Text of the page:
The Hawaiian steel guitar, invented by Joseph Kekuku around 1885 in Honolulu, was a late addition to the line-up of string bands. But, for a short time, Hawaiian Steel guitar playing was a national craze. “It was originally a 6-string wooden guitar built to be a Spanish guitar, but converted to a steel guitar by inserting a metal converter nut (adapter nut) (extension nut) over the nut at the headstock to raise the strings about a half inch off the fretboard. It was originally tuned A Major low bass (1-6) E.C#.A.E.A.E, which has three strings tuned the same as the Spanish guitar.” (from http://www.hsga.org/history.htm) Some notable national performers include Don Castro, Lani McIntire, and Barney Isaacs. A donation to the Kentucky Library by the family of Fred Lewis included a Hawaiian Steel guitar and many pieces of sheet music. As more and more people were exposed to many different forms of music, the production and sale of sheet music became big business. Many professional and amateur performers used the sheet music, and people enjoyed not only the scores but also the colorful covers. Many times they featured the performer’s photo, as well as an illustration. The Kentucky Library has a very extensive collection of sheet music that is valued not only for the scores but for the historical evidence of the ideas and images of popular culture in the early 20th century.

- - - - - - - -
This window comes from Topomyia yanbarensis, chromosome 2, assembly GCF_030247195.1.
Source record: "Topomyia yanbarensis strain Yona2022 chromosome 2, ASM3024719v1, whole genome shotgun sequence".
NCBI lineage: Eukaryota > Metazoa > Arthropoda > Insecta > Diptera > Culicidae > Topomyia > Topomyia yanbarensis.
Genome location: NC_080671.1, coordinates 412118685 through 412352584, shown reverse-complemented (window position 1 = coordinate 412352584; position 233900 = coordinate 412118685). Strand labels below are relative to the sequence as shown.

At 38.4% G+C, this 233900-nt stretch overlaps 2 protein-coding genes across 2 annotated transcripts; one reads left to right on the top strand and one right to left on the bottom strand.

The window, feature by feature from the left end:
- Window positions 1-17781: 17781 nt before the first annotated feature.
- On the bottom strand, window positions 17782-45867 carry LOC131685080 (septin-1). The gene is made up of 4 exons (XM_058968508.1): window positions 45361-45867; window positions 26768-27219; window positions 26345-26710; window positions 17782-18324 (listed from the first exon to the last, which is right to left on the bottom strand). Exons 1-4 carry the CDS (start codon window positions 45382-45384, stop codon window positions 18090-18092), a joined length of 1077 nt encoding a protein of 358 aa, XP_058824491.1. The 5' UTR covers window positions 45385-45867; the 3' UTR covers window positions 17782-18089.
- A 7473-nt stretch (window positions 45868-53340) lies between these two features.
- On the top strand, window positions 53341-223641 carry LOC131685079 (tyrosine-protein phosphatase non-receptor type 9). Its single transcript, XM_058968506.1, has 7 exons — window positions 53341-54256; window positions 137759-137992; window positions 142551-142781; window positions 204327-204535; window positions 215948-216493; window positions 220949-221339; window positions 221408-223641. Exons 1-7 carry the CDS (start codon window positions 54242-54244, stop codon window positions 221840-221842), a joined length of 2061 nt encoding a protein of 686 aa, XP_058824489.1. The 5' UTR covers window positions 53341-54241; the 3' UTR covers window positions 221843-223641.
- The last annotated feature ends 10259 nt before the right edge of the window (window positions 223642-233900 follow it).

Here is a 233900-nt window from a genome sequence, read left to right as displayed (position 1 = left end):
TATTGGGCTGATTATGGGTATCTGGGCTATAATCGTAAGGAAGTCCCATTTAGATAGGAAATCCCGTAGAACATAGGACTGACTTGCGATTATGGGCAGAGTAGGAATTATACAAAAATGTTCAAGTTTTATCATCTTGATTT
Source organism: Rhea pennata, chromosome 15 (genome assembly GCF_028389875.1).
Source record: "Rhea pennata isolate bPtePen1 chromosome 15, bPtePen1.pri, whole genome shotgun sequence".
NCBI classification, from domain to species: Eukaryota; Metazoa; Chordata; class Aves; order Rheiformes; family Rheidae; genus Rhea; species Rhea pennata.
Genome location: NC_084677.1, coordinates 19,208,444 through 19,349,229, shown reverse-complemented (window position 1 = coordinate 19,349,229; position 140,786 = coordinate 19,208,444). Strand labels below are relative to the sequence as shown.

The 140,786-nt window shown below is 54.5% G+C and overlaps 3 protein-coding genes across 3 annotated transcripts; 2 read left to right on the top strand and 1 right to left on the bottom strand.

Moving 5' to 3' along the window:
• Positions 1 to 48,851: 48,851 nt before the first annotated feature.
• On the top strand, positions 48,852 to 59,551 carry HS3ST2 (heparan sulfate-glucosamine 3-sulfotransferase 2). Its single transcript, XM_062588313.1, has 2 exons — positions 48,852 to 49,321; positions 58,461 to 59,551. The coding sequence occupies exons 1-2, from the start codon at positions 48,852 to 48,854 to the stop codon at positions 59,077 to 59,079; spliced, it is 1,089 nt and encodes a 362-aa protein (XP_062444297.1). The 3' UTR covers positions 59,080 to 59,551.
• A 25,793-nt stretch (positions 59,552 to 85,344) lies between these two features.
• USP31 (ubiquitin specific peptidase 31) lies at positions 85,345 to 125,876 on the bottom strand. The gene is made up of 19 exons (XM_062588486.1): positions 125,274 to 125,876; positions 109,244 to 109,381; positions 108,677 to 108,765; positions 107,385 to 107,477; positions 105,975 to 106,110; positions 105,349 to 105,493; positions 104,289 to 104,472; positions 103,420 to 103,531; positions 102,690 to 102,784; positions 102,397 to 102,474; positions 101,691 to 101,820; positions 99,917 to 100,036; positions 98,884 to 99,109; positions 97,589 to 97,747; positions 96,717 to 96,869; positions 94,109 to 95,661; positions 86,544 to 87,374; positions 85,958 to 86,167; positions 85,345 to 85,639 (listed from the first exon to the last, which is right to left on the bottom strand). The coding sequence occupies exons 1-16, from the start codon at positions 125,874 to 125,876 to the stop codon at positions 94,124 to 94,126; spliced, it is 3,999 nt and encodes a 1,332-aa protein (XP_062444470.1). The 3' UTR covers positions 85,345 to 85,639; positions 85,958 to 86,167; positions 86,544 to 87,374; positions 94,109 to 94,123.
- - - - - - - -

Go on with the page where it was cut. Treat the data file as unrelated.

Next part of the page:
~ Nancy Richey